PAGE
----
No business is too small for big data.
In fact, any business that doesn’t take advantage of advanced data analytics risks losing pace with their competitors who – very likely – are utilizing these capabilities to drive operations, sales, and innovation.
This article demonstrates the importance of data architecture for SMBs that use data to guide their decision-making processes.
In its most general terms, data architecture is any framework of models, policies, rules and standards an organization uses to manage data and its flow through the organization. Its purpose is to capture, store, interpret and deliver usable data to people who need it. Put differently, data architecture is the framework that converts raw data into useable information.
As a framework, data architectures of all kinds follow general principles that govern the usage, management and integration of that data for the businesses. For example, a good data architecture is one that drives consistency and visibility across all tools and vocabularies, allowing people working on the same project to collaborate effectively. It should also flag and correct data errors, including data duplication, as quickly as possible. Finally, a data architecture should provide the user – both your customers and your workers – with the right interfaces (UI) to consume the data effectively. All of this coalesces as a seamless, integrated experience for all parties involved.
You may be tempted to think: “That’s all well and good for enterprise organizations with hundreds (or thousands) of employees collaborating on a single project. But why should I, a small business owner, care about data architecture?”
Supposing you are someone who still needs to be convinced of the importance (for all businesses – no matter the size) of utilizing the available data, consider the following study conducted by Oxford Economics and NTT Data (2021):
So, if you’re still questioning the relevance of data management for your business, you’re certainly in the minority of SMBs. In fact, SMBs are rising to the challenge of staying competitive with their larger counterparts by quickly moving to plan and implement their data architectures. Another survey, conducted in 2018 by Dresner Advisory Services and reported by Forbes, found that organizations with “100 employees or fewer had the highest adoption rate of business intelligence (BI) tools, including data models driven by advanced analytics.”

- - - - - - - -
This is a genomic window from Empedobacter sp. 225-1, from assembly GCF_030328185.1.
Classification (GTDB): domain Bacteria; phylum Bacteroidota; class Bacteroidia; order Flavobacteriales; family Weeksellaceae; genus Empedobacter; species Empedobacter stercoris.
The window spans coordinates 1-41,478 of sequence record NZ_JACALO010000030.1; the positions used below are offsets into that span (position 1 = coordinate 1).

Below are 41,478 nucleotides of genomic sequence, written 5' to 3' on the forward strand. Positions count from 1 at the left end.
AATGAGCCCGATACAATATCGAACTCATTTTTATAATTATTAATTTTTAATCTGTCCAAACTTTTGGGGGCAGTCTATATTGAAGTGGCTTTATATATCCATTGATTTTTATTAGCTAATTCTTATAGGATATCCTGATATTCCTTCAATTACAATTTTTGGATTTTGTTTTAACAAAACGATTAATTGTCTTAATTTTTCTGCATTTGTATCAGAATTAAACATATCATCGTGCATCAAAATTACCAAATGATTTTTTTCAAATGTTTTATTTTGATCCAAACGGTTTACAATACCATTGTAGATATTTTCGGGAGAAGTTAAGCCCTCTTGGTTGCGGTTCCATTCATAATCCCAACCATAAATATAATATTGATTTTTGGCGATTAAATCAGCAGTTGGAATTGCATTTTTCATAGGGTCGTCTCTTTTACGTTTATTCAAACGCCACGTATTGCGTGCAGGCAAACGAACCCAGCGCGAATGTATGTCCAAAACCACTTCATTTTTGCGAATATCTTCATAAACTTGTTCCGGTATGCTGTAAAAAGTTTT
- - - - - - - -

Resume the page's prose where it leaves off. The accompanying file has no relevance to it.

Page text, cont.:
The first question to ask is, “What are my business goals?”
After all, with innumerable possibilities for collecting, processing and analyzing information, you’ll want to begin with a clear sense of what you want to achieve before establishing guidelines. Otherwise, you’ll almost certainly get lost in an ocean of unstructured data that equates to high storage costs and unnecessary complexity that will prevent you from zeroing in on the right data to help guide your business’s decision-making processes.
Once you’ve defined your business goals, the next step is to convert those goals into measurable KPIs (key performance indicators); otherwise, you’ll have no way of matching the available data sets to your business goals. Put differently, you need to have a thorough grasp of the metrics that will allow your business to identify points to be optimized and to provide a means of tracking that optimization over time. For example, let’s say you are trying to forecast future revenue – this would rely, in part, on a process called “predictive analytics.” In order to predict the amount of revenue that will be generated, say, in next quarter, you’ll need to start by collecting/analyzing data from previous time periods. These metrics need to be determined in advance, such that forecasting can be made possible.
To learn more about how data architecture can be used to help grow your business and to find a data-architecture solution that’s right for you, reach out to one of our experts today!